Unification View of History
History as Providential
Unification thought sees history as a theater in which God works voluntarily constrained by self-imposed principles that accommodate human free will, in order to complete God’s providential purposes for the world. Unification thought sees God at work in history seeking to guide and influence human decision-making toward a mutually beneficial end. Therefore history is not a series of accidents or merely the story of human achievements, successes and failures. History is to be understood from three perspectives—that of the original purpose of creation, that of the Fall, that of restoration (or re-creation). Since the first human couple, (sometimes called Adam and Eve), sinned and spoiled God’s original ideal and plan of creation, God has worked in history to guide the recreation of human beings in our shared effort to restore the world to perfection. History, therefore, is interpreted "providentially." God’s aim is to restore ideal, "God-centered" families. When pure, true love obtains between each individual and God, extends itself to manifest between husband and wife, among parents and children, among siblings and from there to one's clan, tribe, neighbors and all ever expanding levels of social organization. And, when the "family of humankind" engage nature in a mutual and loving relationship, the work of restoration will be complete and the Kingdom of Heaven on Earth will be fully present on Earth. As human beings naturally pass into "eternal life," this "Kingdom of heaven" expands to the "Kingdom of heaven" in the spiritual world as well. Unification thought acknowledges the multi-million year historical and fossil record, but speaks theologically of a 6,000 period of history during which God has been searching for the true family. Restoration history is the period, God is longing to enter a truly loving relationship with humanity, whose purpose is to become the “object partner of God's heart” (Exposition of the Divine Principle 402).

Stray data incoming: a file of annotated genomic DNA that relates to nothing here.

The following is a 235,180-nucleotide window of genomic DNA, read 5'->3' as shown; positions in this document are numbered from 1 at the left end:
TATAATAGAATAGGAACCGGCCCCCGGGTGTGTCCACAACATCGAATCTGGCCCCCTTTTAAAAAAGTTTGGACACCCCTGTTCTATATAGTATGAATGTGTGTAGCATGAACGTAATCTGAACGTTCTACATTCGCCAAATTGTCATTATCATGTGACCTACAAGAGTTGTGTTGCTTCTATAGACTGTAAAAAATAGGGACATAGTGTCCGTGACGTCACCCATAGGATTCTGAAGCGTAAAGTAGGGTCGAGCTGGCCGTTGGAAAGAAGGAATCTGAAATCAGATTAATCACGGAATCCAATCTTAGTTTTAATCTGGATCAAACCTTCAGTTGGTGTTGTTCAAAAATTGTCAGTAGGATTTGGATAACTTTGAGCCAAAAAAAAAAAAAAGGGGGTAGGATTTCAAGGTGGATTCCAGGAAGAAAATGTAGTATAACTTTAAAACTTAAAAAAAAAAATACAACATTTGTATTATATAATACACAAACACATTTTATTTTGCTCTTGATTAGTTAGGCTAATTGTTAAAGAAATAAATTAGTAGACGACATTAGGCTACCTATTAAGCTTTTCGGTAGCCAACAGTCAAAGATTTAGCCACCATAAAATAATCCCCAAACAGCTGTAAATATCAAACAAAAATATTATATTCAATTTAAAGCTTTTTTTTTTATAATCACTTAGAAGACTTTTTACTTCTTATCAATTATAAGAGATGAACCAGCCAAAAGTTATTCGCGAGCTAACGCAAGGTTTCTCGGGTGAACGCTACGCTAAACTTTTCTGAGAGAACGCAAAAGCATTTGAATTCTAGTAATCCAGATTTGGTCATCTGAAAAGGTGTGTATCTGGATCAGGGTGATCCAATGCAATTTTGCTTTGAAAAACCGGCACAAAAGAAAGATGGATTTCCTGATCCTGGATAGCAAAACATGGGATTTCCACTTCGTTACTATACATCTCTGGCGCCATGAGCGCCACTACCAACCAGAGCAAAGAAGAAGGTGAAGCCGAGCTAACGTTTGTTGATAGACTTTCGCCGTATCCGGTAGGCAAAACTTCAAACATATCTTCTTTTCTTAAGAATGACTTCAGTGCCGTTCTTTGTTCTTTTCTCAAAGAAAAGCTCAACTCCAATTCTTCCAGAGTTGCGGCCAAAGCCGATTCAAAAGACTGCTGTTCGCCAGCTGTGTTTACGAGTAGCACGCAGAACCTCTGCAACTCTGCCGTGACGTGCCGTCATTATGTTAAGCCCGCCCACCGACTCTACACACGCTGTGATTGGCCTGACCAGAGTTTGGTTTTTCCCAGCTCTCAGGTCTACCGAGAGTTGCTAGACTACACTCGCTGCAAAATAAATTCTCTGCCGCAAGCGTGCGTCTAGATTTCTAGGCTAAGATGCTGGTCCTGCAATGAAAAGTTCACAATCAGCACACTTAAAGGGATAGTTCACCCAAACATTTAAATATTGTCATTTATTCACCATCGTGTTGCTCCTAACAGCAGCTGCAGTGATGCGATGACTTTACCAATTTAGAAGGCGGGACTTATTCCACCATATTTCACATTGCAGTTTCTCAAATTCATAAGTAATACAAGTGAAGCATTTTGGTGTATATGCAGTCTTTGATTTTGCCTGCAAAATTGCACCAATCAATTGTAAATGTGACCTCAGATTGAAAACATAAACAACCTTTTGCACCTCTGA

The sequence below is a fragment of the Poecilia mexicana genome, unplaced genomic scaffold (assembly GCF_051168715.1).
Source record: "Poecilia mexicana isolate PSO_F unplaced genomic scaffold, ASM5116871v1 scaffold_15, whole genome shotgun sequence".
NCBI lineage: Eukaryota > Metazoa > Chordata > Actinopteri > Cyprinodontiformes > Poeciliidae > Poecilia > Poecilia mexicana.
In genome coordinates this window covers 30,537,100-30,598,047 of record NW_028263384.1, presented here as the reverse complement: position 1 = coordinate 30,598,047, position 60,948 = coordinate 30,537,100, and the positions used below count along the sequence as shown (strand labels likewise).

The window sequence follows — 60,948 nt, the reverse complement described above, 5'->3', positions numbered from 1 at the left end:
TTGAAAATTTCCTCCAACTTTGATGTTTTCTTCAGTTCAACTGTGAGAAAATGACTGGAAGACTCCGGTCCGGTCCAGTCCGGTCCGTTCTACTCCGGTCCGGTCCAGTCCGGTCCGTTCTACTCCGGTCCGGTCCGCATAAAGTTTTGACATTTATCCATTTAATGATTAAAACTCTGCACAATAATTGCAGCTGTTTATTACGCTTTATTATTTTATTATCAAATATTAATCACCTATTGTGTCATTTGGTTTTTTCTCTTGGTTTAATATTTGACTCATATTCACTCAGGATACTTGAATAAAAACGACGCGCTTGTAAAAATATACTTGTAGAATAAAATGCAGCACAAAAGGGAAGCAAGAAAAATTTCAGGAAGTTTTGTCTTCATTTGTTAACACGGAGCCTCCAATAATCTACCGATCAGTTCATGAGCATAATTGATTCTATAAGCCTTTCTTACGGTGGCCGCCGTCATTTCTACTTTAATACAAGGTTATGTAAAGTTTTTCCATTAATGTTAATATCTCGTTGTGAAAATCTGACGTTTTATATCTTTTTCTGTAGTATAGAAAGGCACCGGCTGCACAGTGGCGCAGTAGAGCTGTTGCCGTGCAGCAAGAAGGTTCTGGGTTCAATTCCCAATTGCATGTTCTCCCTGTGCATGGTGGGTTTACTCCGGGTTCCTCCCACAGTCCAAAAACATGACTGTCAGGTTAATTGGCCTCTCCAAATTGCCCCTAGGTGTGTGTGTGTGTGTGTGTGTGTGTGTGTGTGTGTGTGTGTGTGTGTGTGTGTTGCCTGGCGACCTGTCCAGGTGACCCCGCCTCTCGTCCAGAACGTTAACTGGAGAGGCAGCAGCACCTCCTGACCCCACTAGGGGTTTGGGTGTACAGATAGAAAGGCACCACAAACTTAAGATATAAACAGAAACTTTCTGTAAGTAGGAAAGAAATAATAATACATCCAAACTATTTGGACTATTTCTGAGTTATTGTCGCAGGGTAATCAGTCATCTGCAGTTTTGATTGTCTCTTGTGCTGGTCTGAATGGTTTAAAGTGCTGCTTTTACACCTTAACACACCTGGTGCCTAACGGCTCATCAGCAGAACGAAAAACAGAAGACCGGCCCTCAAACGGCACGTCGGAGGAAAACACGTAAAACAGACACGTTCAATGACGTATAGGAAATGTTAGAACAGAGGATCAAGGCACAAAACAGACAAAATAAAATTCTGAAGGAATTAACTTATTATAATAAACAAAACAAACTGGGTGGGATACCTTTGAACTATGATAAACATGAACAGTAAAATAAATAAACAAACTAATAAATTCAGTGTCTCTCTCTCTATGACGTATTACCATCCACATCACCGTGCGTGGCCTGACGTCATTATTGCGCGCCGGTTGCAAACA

- 1 History as Providential
- 2 The Goal of History
- 3 Unification Historiography and Historical Dialectic Approaches
- 4 Unification Historiography and World History
- 5 History: Moral Lessons
- 6 Gender Harmony
- 7 Beyond Left and Right: Headwing Ideology
- 8 The End of Religions
- 9 Development of the Unification View of History
- 10 References
- 11 Credits
The Goal of History
The goal of history is restoration or "re-creation," namely reversing the "Fall" in order to enable the realization of the original, ideal world of creation. The first requisite is for a "chosen" person to make a successful offering, as Abel did in the Genesis account. After this, the person (or even family, all the way up to nations) must help dissolve the pain and resentment of those who do not stand in this blessed position. When individuals or even nations co-operate with God both in the chosen position blessed with faith, and in the position of pained and rejected, history moves towards its goal. But when people (of either sort) put their own interests first, history fails to progress and may even digress or regress. Successes or failures, and progress or regress hinge upon actors with "providential" roles unique to both men and women respectively. Unification thought analyzes history by categorizing nations and prominent personalities as Abel-like and as Cain-like, as well as occupying Adam's or Eve's position in recapitulating the narratives of "Fall" and restoration. The influences of fallen nature, Satan, and of God’s Angelic and Archangelic servants, are also be read into historical events. According to Unification views (as with many other traditions) enmity arose even between genders, as a result of the Fall. This enmity too affects history. History therefore is a drama of the cosmic struggle between good and evil. The ultimate goal is unification—of men and women, different races and religions and of the human family within a single world and "cosmos" descended from the "lineage of God" and the original human ancestors. The concept or "power" of 'give and take' is also important—it is a generate energy capable of serving the cause and expanding the realm either of good or evil. The aim is restoration of what humanity lost at the Fall. It requires the harmony of “spiritual and material civilization” (Exposition 406), and the harmony of all humanity with the natural world. The end of history will thus see “all of humanity...become one people...establishing a global nation under God” (Exposition 411). According to Unification thought, the self-identification as Messiah announced by Sun Myung Moon in 1992 inaugurated the “completed testament age,” which represents the penultimate stage of progress towards realization or restoration of the Kingdom of Heaven on Earth. In this age, all previous religious dispensations can be fulfilled, and manifest fully without hindrance.